I think this is a bad decision. A selective color treatment is not that unique and Big Bend and a double decker bus are some of the most photographed icons in London. I don't think having white sky makes it special either. I am not very familiar with English copyright law but this decision is dangerous in its' implications. Let's face it all of us steal ideas we are influenced by thousands of years of artistic expression. We try to put our own mark on things but nothing is 100% unique. Hopefully they will appeal.
Jonathan Skrimshire: I notice that Nikki Wagner lists an expense of $200 for a second shooter. Maybe the disgruntled bride should just hire the second shooter. ;-)
What a silly point, how about you just pay some factory worker in China for your computer why do you need Dell or Apple! A bike and a Rolls Royce may do the same thing getting you from point a to point b, but does that mean they are the same?
Stan LS: He shoots 20 weddings a year and claim that he spends 28-35 hours on each one (8-10 hours shooting, 20-25 post processing). Come on! That's at the very most 35 hours. If we are to be generous and assume that he spends 35 hours on every single job, that means that he only works 700 hours a year. In terms of a 40 hour work week - that's 4 months and one week. Give me a break!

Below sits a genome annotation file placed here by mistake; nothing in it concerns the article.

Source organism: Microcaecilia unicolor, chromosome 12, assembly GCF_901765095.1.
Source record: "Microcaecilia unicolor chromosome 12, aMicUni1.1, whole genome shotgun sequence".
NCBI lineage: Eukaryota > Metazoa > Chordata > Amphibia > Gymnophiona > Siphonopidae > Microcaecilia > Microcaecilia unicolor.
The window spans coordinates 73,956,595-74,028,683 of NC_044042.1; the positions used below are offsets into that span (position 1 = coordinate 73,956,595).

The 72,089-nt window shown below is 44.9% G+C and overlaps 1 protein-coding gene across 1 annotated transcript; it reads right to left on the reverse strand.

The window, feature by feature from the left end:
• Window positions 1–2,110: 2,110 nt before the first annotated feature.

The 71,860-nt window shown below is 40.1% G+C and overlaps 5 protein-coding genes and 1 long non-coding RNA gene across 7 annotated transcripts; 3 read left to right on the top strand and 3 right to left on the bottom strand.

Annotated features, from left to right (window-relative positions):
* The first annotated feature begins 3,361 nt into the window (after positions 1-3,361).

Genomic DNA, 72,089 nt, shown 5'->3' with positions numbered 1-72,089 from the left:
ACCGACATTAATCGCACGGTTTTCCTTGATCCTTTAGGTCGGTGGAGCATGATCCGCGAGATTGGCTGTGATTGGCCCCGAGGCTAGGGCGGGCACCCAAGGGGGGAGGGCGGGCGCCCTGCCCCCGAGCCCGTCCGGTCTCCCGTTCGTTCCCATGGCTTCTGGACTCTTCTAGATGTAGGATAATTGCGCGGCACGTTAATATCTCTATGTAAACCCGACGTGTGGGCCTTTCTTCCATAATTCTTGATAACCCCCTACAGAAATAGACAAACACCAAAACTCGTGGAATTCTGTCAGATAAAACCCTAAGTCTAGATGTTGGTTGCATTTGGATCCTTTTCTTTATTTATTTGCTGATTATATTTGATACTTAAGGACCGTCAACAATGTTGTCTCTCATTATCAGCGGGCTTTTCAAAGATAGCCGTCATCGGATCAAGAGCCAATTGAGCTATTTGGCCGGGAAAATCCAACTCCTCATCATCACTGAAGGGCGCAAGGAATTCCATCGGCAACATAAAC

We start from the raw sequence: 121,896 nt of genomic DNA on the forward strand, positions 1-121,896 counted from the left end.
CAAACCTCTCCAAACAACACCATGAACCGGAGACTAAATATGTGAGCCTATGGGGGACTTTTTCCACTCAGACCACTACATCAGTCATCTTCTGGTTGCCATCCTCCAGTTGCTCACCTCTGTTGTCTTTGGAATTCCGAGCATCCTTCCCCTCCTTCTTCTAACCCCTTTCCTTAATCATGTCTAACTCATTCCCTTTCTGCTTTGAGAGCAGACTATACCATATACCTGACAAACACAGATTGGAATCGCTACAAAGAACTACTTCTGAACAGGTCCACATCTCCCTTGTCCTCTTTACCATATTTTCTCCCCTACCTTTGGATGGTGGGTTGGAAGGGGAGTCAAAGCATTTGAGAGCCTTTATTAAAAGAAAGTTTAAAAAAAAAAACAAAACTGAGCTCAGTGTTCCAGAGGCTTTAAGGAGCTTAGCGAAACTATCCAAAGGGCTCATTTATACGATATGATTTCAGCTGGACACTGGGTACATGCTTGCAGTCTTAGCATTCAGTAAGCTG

As for him listing his expenses as far as the equipment goes - it's not as if he's buying new camera bodies and lenses every year. 5DMII is what? 4-5 years old? Same goes for his workstation.
"She" 28-35 hours is ridiculous I don't spend that much time on a $6000 client with a 50 page book. Again though the market decides the price it isn't arbitrary.
nikos theodosiou: Well done Nikki! As a pro wedding photographer of 12 years I hear this a lot!Trouble is now days that digital cameras have devalued photography somewhat and because everyone thinks they are a photographer these days their perception is that is should be cheap! Wrong!Professional wedding photography is a skilled art and if a bride wants everything that a pro comes with then she will have to pay for it!If she wants a Weekend Warrior for $600 fine and good luck to her!I get regular calls from bride saying I'm too expensive or how can I justify charging $1000 for the copy right disc, well for just the same reasons you stated in your reply.I can usually tell now who is the amateur photographer as they always give away their copyrights within their package, why? because they hold little or no value to their work!Professional photographers should charge more for what they do in my opinion.
Very good point Aleck, you are right you can't have it both ways support free markets advocate for the value of your work and stop bitching about the competition!
pp168: Uhm... nice to read a lot of excuses right here, but all I can say is, that the bride is right! :D
C'mon... 3 grand for a wedding in the US?! It's almost three times more than you would pay for a really good wedding photographer right here in Germany...
I think I have to get a green card... :D
She's not in Germany, what the market bears in Germany has no relation whatsoever to Seattle. Not to be harsh on Germans (you guys make some awesome stuff) but I don't see a lot of influential wedding photography from Germany. Maybe the German market prefers a more straightforward technical approach that flattens out the high end of the market.